Devin Gardner has two years left at Michigan.
However, if he plays up to the level that he’s capable of in 2013, he may not need the extra year granted via medical redshirt—2013 could end up being his final show in college.
He didn’t even see 200 snaps at quarterback this past fall for the Michigan Wolverines, but he made the most of his opportunity with 1,129 passing yards, 11 touchdowns and a 9.7-yards-per-completion rate.
As Denard Robinson’s fill-in, Gardner led Michigan to a 3-1 regular-season finish. And despite a 33-28 Outback Bowl loss to South Carolina, Gardner found a way to throw three touchdowns, complete half of his passes and put up 214 yards through the air against a formidable SEC secondary.
He also led the Big Ten with a rating of 161.7.
Since the conclusion of his junior year, Gardner has been compared to a handful of mobile quarterbacks. The prototype of the new, uber-athletic NFL signal-caller seems to be the San Francisco 49ers’ Colin Kaepernick, whom Gardner was loosely compared to.
The similarities are definitely there, but there are others, like former Kansas State star Collin Klein, who have skills from a similar genetic pool. Names being thrown around and side-to-side measurements are bound to happen any time a guy stands about 6’5”, moves well in and out of the pocket and makes plays with his feet and arm.
(For what it’s worth, Klein has been compared to Tim Tebow and Robinson—all in the eye of the beholder, right?)
If anything, Kaepernick has proven naysayers wrong about the mobile NFL quarterback: They can excel given the proper circumstances.
Gardner has defied critics and is on the verge of becoming a more nationally known college player this fall. He’s already been in early Heisman Trophy discussions; Big Ten Player of the Year or another high honor surely awaits him.
With a little West Coast-inspired offense and an increased familiarity with the Wolverines playbook, Gardner could very well have a 2,500-yard season through the air. He won’t run nearly as much as Robinson, Klein or Kaepernick did, though. Coordinator Al Borges will have Gardner under center 70 percent of the time.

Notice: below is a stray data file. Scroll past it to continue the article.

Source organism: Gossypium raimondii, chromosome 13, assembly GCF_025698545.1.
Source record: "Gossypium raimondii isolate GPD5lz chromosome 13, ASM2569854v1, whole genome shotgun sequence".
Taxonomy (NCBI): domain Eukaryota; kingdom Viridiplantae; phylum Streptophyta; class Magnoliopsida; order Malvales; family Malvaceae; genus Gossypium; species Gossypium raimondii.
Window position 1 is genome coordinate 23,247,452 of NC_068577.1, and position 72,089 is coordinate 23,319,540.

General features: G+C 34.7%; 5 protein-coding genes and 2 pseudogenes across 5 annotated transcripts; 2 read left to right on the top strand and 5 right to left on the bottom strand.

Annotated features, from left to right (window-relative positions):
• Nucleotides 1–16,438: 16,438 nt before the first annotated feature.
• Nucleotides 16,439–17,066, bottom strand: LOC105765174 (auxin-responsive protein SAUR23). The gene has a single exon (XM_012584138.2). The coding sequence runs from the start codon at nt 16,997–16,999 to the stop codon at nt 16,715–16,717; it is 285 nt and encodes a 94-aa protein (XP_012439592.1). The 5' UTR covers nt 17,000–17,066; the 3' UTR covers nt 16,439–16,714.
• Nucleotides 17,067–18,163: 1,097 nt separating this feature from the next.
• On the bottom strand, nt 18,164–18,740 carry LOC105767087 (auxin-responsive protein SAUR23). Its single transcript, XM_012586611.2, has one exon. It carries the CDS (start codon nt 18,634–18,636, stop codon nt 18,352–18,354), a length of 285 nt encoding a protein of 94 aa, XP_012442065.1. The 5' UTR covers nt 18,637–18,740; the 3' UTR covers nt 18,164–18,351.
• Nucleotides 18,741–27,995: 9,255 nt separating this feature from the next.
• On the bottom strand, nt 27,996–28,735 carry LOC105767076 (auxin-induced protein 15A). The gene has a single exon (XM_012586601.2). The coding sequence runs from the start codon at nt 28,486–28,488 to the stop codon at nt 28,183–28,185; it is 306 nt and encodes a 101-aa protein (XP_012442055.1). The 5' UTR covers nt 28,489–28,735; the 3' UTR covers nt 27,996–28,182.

If guys like Kaepernick are en vogue, then a breakout season might be the only thing separating Gardner from interested pro scouts. One year, that’s it.
What Would Michigan Do Without Gardner?
Shane Morris (2013) and Wilton Speight (2014), both 4-star recruits, look to be Michigan’s future at quarterback. There is a possibility that Russell Bellomy lives up to his 3-star billing and gives the Wolverines three solid options for the next three years.
Michigan is serious about quarterbacks. If Gardner left a year early, he’d leave the Wolverines without an experienced presence under center. But then again, the Wolverines don’t really have an “experienced” quarterback to pin their hopes to at the moment.
If Gardner does have the breakout season that some expect, a jump to the NFL is possible. There would be an adjustment period, obviously, but that’s why this is the fall for Michigan to really get Morris ready for his soon-to-be role.
Kind of Like Kaepernick
Kaepernick had a great 2012. There are no guarantees that he’ll do that again this fall, but he took the NFL world and turned it on its head as one of the league’s most exciting athletes. His style can flourish in the NFL, and 49ers coach Jim Harbaugh runs an offense similar to the one Borges implements at Michigan.
That system has made Kaepernick a star in the pros and could lead to immense success for Gardner at the college level—and beyond.
Kaepernick was a 2,500-passing-yard, 1,000-rushing-yard threat for four years. Gardner hasn’t even shown that he can make it through a complete season as a starting quarterback, let alone put up consistently gaudy stats.
However, that doesn’t mean that Gardner couldn’t have done that; he was behind Robinson, one of college football’s greatest all-around playmaking threats. That’s the hand he was dealt.
NFL scouts have taken gambles on one-year wonders time and time again. The market could be in Gardner’s favor in 2014; the 2013 NFL quarterback class isn’t much to write home about.
This year, don’t expect 2,500 and 1,000 from Gardner. Being under center for seven of 10 plays isn’t conducive for spread-running numbers. A year in a less-spready offense and continuation of 2012 could propel Gardner to the NFL.
Follow Bleacher Report’s Michigan Wolverines football lead writer Adam Biggers on Twitter @AdamBiggers81
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